Skip to content Skip to Search
Skip navigation

Kuwait recovering but facing ‘substantial’ risks says IMF  

Kuwait economy IMF Reuters
The administration of Kuwaiti Prime Minister Sheikh Ahmad Kuwait's prime minister Nawaf al-Ahmad al-Sabah should phase out energy subsidies, said the IMF
  • GDP growth will slow to 0.1%
  • Country in ‘position of strength’
  • But political gridlock a threat

Kuwait’s economy is recovering post-pandemic, but risks to the oil producer’s outlook “remain substantial”, the International Monetary Fund (IMF) said in a new report.

In an assessment after annual bilateral discussions with the Kuwaiti government known as Article IV consultations, the fund estimated real gross domestic product (GDP) growth will slow to 0.1 percent in 2023 as a result of oil production cuts after growing 8.2 percent in 2022.

Kuwait is part of Opec+, which has been reducing crude output since November 2022 to prop up prices. Reforms should focus on curtailing the wage bill and gradually phasing out energy subsidies while improving targeted income support, the IMF said.

“Given Kuwait’s large fiscal and external buffers, it can undertake needed reforms from a position of strength. However, political gridlock between the government and parliament could continue to delay reforms,” the IMF said.

Resolving the impasse is needed to accelerate reform momentum, boost growth and diversify the economy, it added.

“Comprehensive and growth-friendly fiscal consolidation is required to reinforce fiscal sustainability and support intergenerational equity,” the IMF said.

It added that a fiscal expansion envisaged in the draft 2023-2024 budget is appropriate given a negative non-oil output gap.

Kuwait remains a wealthy economy, running a $21 billion budget surplus this year and has one of the lowest sovereign debt to GDP ratios globally, according to acting finance minister Saad Al-Barak. 

The 2023-2024 budget, based on an oil price of $80 per barrel, set spending at KD23.5 billion ($75.90 billion) and revenue at KD23.4 billion, according to a parliamentary committee report. 

The IMF recommended that Kuwait’s fiscal consolidation should aim to increase non-oil revenue and tackle current spending rigidities.

Added revenue measures can include introducing GCC-wide excises and VAT, as well as expanding corporate income taxation to cover domestic companies.

The administration of Sheikh Ahmad Nawaf al-Ahmad al-Sabah, the prime minister, last month announced a four-year programme featuring 107 major projects.

This includes a commitment to pass a long-stalled public debt law during the first year of the new parliament. 

The law has long been advocated by international ratings agencies and the World Bank, as well as by many government supporters. Yet, it has also proved a tough proposition for successive administrations. 

Political opposition is strong. Twenty Kuwaiti parliamentarians spoke out against the new debt law when the government introduced its programme to parliament on July 18.

“Governments have been trying to pass this for years,” Mohammad Al Jouan from the Kuwait Economic Society previously told AGBI.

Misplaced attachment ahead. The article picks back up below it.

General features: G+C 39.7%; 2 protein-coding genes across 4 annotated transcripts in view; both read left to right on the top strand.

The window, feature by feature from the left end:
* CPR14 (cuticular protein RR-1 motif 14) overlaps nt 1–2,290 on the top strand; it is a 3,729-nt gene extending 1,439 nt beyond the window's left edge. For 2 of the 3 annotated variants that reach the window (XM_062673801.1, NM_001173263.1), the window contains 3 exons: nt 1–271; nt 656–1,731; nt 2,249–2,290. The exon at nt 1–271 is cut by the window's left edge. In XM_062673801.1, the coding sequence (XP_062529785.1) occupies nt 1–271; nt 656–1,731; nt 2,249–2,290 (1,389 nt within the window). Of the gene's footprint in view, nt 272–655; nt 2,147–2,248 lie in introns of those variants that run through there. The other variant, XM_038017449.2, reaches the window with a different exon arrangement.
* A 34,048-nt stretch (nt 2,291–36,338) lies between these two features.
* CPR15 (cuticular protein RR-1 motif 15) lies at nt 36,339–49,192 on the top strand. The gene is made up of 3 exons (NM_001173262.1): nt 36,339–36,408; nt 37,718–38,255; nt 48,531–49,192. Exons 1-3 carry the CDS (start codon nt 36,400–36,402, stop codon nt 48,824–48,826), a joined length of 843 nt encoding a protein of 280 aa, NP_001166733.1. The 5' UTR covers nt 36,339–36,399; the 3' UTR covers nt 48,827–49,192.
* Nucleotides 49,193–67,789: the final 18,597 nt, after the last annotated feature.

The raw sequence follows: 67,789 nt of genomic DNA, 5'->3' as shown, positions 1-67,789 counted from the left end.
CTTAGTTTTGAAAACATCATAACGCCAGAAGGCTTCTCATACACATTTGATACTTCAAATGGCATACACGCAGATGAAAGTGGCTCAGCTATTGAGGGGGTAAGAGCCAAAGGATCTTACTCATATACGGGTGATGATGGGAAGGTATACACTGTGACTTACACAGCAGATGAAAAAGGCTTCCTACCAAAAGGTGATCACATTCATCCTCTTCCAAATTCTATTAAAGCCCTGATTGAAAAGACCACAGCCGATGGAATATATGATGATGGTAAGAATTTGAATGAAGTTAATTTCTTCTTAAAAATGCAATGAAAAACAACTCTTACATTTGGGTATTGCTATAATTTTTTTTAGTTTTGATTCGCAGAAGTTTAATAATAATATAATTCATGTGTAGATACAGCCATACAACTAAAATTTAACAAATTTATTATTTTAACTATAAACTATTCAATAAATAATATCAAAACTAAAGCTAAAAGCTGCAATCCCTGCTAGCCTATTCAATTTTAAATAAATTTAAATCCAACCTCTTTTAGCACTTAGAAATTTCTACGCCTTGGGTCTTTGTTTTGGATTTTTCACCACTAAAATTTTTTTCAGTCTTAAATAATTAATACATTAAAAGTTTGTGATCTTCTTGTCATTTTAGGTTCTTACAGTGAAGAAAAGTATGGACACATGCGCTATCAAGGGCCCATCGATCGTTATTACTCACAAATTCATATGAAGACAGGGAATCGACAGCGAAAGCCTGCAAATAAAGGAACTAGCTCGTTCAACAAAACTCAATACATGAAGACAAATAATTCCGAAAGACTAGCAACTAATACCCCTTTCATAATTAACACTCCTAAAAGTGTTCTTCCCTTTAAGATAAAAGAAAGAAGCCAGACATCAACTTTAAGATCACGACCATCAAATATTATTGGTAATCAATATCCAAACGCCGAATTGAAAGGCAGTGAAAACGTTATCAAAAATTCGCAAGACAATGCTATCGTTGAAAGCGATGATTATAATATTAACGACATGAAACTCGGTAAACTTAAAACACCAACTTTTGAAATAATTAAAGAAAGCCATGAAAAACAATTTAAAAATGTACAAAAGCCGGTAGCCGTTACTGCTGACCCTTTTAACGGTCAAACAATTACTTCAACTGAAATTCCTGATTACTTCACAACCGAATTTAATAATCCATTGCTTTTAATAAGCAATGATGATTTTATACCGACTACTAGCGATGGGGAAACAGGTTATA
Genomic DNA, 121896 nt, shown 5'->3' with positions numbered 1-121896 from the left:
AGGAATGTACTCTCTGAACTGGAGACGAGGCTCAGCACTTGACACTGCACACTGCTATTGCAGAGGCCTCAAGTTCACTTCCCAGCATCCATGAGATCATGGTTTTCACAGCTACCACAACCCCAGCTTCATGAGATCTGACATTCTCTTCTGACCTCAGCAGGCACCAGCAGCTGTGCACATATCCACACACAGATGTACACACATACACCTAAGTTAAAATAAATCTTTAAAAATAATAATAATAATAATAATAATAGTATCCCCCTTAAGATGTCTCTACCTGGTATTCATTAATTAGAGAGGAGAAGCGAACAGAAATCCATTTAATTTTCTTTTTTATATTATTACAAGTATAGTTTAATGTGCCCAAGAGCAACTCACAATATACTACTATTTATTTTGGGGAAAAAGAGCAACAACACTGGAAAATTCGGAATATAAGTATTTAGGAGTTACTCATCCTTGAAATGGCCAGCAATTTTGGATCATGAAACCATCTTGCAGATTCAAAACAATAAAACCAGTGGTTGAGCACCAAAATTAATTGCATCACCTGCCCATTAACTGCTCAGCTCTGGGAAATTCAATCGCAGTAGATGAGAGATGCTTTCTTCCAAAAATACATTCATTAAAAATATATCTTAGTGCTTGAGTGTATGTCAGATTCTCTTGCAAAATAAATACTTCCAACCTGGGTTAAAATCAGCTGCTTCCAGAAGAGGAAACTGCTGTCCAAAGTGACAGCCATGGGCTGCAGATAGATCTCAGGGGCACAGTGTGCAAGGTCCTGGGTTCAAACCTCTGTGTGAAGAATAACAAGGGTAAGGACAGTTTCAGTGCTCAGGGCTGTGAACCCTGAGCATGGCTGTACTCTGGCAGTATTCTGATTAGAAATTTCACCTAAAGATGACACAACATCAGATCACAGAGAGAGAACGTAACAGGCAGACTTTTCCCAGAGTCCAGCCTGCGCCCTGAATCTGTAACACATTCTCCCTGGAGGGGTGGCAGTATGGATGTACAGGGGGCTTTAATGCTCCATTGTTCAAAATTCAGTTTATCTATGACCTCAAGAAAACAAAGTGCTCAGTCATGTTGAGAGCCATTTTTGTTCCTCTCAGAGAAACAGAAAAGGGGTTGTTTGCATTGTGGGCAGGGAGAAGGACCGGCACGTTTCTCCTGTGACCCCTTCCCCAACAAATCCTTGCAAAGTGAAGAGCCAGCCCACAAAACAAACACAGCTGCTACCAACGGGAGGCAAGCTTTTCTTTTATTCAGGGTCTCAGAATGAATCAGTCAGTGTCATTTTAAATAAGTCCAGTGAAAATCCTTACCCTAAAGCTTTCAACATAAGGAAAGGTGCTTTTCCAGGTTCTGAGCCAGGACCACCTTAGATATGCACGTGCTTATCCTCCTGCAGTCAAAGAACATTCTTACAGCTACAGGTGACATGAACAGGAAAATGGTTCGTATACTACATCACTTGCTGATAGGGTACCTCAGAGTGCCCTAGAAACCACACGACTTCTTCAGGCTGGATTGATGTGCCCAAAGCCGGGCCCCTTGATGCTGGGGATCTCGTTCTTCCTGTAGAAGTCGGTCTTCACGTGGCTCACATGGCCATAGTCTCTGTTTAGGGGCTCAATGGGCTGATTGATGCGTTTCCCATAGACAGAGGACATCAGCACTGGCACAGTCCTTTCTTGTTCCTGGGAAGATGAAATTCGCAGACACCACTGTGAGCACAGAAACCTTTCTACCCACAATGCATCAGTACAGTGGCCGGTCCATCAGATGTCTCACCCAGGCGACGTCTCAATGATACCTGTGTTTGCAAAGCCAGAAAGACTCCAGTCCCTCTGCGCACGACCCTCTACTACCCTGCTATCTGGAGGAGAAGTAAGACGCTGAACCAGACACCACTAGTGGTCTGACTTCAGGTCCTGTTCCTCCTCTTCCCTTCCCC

But while passing a debt law has proved too much for governments in the past, it may be even more difficult now.

“Back in 2021, when this was being debated, interest rates were very low,” Al Jouan said. 

“Now they are high. It doesn’t make economic sense to be returning to the debt market at this time.”

Latest articles

Microsoft president Brad Smith and G42 CEO Peng Xiao (right) sign the $1.5bn investment deal in the presence of G42 chairman Sheikh Tahnoon bin Zayed Al Nahyan

Microsoft invests in UAE’s AI leader G42 

The US tech giant Microsoft will invest $1.5 billion in the Abu Dhabi-based artificial intelligence (AI) company G42 to help accelerate its global expansion strategy. As part of the deal G42 will run its AI applications and services on Azure, Microsoft’s cloud computing platform. Brad Smith, vice-chair and president of Microsoft, will join the G42 […]

Spinneys CEO Sunil Kumar and chairman Ali Al Bwardy. The company operates 75 grocery retail supermarkets in the UAE and Oman

Spinneys to offer 900m shares in Dubai IPO

Supermarket operator Spinneys will sell 25 percent of its business in an initial public offering (IPO) on the Dubai Financial Market (DFM), according to an intention to float document released on Tuesday. The company’s offering will be open from April 23 to April 29 for retail investors, while institutional investors can subscribe until April 30, according […]

Airport, Terminal, Aircraft

DXB remains world’s busiest international airport

Dubai International (DXB) has maintained its status as the world’s busiest international airport, beating London and Amsterdam, the Airports Council International (ACI), an association of world airports, said in a new report. DXB has secured the top place for the 10th consecutive year, with the number of international passengers reaching nearly 87 million in 2023, […]

Robots on the production line of an EV factory in Guangzhou, China. Saudi Arabia has yet to open its first EV manufacturing facility

EV imports rise in Saudi Arabia, but only to 779 cars

Saudi imports of electric vehicles rose sharply in 2023 – but to a total of just 779 EVs, despite government hopes that it can become a green economy leader through the manufacture and use of electric cars. The kingdom imported only 210 EVs in 2022, showing the mountain it has to climb to realise ambitions […]